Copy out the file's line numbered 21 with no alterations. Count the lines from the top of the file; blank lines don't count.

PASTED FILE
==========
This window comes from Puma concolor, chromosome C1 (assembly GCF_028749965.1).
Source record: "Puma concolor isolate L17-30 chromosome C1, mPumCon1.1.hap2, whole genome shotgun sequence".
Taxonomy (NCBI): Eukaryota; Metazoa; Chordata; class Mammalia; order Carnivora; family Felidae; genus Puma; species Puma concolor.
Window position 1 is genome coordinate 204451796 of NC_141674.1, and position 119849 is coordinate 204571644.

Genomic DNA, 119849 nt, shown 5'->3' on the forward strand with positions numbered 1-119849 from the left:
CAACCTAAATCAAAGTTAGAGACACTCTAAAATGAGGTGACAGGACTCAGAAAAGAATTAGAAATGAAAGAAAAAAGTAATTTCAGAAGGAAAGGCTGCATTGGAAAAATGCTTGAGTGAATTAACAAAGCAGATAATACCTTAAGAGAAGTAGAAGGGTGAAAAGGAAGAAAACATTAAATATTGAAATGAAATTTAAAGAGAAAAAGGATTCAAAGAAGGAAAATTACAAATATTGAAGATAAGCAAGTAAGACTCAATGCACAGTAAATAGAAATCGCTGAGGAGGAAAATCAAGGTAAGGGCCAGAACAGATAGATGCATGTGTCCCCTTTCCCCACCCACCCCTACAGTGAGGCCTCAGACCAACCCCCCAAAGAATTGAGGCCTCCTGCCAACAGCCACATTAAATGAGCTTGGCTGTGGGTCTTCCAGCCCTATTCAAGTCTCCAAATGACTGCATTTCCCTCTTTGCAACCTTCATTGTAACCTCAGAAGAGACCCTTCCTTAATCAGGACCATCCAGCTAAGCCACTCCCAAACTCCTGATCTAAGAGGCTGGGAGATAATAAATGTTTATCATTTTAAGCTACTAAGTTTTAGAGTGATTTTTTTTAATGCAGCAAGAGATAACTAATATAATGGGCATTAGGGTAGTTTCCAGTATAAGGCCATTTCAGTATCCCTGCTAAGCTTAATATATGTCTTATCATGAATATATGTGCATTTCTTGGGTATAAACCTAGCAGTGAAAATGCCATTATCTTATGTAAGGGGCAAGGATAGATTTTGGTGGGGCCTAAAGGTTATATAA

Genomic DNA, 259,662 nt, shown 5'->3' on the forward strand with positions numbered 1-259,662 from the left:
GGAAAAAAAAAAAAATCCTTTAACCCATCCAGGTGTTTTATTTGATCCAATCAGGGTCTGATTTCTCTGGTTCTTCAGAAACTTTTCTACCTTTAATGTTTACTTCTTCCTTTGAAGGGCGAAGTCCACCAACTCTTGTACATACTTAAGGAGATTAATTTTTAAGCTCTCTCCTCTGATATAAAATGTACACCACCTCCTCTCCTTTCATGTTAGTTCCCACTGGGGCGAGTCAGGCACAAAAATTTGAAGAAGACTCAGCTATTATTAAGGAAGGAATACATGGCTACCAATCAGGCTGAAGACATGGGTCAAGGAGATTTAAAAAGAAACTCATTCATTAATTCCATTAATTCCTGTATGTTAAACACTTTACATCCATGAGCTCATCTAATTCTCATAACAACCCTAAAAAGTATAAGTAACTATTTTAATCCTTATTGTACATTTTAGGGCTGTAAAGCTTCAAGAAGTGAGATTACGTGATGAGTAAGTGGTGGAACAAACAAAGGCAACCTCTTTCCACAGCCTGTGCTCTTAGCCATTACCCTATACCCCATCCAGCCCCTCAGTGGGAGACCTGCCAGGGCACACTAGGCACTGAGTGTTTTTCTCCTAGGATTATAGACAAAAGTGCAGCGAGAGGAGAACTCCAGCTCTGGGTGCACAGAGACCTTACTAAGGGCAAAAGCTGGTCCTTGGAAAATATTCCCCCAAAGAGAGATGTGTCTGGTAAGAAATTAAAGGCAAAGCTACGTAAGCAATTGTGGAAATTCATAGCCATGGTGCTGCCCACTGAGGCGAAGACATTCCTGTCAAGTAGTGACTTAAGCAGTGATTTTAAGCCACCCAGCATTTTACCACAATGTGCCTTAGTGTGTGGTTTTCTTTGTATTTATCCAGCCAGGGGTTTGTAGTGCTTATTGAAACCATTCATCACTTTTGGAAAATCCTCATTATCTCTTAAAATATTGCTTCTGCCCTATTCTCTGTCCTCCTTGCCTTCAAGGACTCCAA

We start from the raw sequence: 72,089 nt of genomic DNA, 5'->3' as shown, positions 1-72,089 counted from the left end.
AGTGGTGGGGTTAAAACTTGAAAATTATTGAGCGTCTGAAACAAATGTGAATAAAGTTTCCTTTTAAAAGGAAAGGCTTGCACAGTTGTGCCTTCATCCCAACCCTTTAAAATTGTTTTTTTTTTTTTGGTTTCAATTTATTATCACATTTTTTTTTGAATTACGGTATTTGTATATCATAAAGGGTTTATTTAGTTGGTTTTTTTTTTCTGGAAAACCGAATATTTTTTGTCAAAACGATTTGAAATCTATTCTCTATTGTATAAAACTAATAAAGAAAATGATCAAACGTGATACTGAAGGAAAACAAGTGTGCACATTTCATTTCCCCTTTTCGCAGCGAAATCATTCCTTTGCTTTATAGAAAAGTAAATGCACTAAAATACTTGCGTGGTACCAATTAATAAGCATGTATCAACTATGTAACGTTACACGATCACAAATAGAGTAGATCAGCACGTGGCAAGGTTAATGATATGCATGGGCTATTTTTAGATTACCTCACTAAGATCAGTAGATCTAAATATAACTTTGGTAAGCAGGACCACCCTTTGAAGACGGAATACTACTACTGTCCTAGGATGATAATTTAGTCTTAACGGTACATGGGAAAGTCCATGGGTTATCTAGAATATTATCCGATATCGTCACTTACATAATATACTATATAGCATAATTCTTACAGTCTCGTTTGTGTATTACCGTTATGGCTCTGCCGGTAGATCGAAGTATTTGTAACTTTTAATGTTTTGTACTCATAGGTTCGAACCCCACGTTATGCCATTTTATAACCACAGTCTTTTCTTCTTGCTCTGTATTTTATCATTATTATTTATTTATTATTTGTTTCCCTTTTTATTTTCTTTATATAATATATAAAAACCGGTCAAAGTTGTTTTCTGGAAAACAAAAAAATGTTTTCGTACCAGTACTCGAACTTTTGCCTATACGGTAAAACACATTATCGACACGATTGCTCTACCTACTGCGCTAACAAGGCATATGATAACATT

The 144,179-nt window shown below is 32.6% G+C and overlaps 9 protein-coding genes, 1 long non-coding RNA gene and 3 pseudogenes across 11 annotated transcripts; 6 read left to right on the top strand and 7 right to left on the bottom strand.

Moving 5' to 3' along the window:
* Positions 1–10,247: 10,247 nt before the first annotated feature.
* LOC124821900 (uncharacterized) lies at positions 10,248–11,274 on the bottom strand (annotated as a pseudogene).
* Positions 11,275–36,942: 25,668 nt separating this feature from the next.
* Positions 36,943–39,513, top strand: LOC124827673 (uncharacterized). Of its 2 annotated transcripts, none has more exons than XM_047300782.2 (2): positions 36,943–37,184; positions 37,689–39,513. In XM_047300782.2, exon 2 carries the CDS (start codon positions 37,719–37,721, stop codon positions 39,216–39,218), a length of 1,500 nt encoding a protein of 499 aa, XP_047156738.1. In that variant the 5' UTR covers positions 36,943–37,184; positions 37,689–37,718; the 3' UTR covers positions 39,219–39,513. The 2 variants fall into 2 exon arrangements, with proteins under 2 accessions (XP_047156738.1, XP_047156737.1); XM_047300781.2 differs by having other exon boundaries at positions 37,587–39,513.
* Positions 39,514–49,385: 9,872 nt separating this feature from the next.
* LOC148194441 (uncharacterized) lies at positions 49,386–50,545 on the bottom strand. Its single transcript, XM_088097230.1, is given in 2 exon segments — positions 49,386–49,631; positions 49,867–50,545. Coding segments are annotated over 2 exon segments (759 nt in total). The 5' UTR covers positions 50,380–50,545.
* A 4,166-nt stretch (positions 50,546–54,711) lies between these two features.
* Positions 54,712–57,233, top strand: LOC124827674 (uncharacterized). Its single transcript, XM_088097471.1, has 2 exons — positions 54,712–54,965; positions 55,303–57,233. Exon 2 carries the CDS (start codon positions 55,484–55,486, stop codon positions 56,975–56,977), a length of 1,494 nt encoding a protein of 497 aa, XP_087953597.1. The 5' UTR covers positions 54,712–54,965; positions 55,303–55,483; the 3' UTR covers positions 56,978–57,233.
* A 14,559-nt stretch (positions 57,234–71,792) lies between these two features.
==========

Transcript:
* A 14,559-nt stretch (positions 57,234–71,792) lies between these two features.